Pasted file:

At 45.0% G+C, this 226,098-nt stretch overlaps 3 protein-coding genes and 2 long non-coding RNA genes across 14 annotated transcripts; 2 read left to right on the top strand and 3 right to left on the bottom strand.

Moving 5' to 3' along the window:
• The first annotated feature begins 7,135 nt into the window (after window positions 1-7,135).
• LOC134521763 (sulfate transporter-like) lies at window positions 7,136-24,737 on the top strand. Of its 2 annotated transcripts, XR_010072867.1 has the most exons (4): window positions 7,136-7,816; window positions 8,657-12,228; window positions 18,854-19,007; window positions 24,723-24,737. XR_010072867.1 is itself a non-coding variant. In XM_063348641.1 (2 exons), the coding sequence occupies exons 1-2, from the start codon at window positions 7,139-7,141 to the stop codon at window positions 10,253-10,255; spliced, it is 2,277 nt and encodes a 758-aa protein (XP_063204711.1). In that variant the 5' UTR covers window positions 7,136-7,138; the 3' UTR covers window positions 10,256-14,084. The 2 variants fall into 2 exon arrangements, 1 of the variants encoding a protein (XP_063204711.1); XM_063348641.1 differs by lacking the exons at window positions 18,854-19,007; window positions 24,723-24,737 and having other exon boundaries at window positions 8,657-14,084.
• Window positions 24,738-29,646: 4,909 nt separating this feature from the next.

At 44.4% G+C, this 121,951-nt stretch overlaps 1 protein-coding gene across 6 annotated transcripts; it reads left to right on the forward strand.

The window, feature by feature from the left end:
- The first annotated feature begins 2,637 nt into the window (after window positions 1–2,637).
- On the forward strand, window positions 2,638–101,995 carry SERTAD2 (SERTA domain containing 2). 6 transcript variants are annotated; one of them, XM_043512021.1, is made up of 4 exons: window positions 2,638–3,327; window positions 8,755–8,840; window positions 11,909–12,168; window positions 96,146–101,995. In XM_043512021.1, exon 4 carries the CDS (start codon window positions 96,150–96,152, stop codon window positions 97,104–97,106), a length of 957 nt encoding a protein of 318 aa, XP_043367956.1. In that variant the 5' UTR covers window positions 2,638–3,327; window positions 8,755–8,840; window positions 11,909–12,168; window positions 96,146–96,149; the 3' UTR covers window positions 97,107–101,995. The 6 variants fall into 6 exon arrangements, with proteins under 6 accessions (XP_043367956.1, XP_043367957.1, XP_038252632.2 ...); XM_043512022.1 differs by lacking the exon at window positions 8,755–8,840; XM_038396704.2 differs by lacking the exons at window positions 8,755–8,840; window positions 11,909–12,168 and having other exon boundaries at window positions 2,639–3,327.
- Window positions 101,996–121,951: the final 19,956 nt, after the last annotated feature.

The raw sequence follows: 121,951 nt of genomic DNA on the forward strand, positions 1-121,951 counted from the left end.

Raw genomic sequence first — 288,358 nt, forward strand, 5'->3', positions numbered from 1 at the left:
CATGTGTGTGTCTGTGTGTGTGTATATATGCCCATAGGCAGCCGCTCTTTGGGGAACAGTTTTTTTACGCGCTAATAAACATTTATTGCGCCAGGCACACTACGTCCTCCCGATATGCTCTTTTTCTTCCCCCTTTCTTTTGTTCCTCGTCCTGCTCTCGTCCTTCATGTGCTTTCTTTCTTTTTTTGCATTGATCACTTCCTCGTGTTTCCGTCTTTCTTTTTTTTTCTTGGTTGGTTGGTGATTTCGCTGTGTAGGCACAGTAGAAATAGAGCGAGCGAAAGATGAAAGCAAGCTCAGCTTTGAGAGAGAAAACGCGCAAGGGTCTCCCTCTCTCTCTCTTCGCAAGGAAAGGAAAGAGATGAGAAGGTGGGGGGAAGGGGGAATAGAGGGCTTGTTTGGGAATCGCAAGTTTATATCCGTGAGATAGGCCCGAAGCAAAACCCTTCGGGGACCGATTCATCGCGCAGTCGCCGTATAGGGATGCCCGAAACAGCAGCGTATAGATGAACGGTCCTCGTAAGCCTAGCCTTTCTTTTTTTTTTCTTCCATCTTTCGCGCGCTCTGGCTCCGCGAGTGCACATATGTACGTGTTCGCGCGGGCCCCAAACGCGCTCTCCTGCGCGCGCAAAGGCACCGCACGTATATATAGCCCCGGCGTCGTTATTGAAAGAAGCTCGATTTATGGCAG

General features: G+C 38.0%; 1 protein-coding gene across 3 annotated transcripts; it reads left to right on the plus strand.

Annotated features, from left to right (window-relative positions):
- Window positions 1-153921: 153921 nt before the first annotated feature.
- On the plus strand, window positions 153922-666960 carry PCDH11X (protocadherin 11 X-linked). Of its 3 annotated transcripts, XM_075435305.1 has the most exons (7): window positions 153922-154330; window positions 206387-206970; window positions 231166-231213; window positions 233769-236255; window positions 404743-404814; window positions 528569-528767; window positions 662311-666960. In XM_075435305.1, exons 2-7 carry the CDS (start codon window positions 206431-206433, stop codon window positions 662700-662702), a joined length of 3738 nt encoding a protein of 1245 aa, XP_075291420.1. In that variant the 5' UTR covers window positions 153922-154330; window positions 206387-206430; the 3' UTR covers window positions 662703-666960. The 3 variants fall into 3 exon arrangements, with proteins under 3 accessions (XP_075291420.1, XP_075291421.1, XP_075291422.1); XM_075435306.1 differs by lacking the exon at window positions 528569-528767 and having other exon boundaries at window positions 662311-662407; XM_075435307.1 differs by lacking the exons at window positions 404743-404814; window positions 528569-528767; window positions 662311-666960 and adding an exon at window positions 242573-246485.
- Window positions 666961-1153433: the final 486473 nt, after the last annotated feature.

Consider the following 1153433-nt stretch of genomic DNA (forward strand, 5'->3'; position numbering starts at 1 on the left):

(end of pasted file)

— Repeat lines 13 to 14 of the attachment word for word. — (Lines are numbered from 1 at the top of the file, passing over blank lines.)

CATGTGTGTGTCTGTGTGTGTGTATATATGCCCATAGGCAGCCGCTCTTTGGGGAACAGTTTTTTTACGCGCTAATAAACATTTATTGCGCCAGGCACACTACGTCCTCCCGATATGCTCTTTTTCTTCCCCCTTTCTTTTGTTCCTCGTCCTGCTCTCGTCCTTCATGTGCTTTCTTTCTTTTTTTGCATTGATCACTTCCTCGTGTTTCCGTCTTTCTTTTTTTTTCTTGGTTGGTTGGTGATTTCGCTGTGTAGGCACAGTAGAAATAGAGCGAGCGAAAGATGAAAGCAAGCTCAGCTTTGAGAGAGAAAACGCGCAAGGGTCTCCCTCTCTCTCTCTTCGCAAGGAAAGGAAAGAGATGAGAAGGTGGGGGGAAGGGGGAATAGAGGGCTTGTTTGGGAATCGCAAGTTTATATCCGTGAGATAGGCCCGAAGCAAAACCCTTCGGGGACCGATTCATCGCGCAGTCGCCGTATAGGGATGCCCGAAACAGCAGCGTATAGATGAACGGTCCTCGTAAGCCTAGCCTTTCTTTTTTTTTTCTTCCATCTTTCGCGCGCTCTGGCTCCGCGAGTGCACATATGTACGTGTTCGCGCGGGCCCCAAACGCGCTCTCCTGCGCGCGCAAAGGCACCGCACGTATATATAGCCCCGGCGTCGTTATTGAAAGAAGCTCGATTTATGGCAG

General features: G+C 38.0%; 1 protein-coding gene across 3 annotated transcripts; it reads left to right on the plus strand.